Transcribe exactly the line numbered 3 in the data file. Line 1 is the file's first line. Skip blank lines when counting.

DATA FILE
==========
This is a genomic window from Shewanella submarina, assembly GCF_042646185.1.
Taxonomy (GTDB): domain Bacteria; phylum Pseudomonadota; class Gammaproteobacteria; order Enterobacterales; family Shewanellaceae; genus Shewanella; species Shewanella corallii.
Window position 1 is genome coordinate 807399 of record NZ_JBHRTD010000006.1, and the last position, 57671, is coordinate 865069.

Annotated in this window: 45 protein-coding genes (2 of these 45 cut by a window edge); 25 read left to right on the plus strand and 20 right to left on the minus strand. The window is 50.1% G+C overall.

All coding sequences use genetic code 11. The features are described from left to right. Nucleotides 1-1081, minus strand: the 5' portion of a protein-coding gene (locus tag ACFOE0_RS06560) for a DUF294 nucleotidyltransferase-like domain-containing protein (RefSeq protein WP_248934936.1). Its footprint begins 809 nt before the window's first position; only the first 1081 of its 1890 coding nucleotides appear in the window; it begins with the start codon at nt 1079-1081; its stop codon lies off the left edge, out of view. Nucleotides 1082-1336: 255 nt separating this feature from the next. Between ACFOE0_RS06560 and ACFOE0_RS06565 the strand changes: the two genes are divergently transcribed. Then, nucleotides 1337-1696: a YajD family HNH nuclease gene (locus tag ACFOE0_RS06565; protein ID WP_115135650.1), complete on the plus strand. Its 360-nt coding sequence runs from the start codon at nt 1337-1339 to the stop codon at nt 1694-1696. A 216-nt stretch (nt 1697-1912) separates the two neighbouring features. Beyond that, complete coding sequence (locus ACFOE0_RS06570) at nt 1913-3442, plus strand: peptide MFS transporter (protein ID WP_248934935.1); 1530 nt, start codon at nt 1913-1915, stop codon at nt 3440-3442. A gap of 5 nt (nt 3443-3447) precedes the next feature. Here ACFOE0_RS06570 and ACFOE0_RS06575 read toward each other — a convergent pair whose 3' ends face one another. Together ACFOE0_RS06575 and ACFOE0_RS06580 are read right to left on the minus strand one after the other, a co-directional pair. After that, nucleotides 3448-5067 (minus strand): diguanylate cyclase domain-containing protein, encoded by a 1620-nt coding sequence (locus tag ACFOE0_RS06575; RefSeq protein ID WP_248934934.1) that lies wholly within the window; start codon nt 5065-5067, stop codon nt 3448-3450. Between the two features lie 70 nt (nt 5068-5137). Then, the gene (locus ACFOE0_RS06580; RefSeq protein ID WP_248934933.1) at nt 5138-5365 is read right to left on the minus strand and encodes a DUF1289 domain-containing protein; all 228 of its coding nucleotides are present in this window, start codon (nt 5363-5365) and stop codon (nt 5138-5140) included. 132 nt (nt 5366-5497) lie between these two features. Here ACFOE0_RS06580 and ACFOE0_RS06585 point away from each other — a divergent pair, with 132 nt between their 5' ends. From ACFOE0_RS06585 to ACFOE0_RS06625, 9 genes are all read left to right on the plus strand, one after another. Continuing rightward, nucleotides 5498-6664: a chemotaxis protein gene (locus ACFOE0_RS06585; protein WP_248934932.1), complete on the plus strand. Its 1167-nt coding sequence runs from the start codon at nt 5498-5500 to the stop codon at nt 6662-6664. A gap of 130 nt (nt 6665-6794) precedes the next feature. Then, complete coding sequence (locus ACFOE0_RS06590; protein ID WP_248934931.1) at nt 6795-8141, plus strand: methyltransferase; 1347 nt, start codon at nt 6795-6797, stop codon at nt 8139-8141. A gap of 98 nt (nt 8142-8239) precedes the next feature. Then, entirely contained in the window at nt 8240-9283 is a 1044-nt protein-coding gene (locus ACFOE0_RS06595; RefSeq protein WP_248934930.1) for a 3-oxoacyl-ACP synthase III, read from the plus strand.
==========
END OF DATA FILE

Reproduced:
Window position 1 is genome coordinate 807399 of record NZ_JBHRTD010000006.1, and the last position, 57671, is coordinate 865069.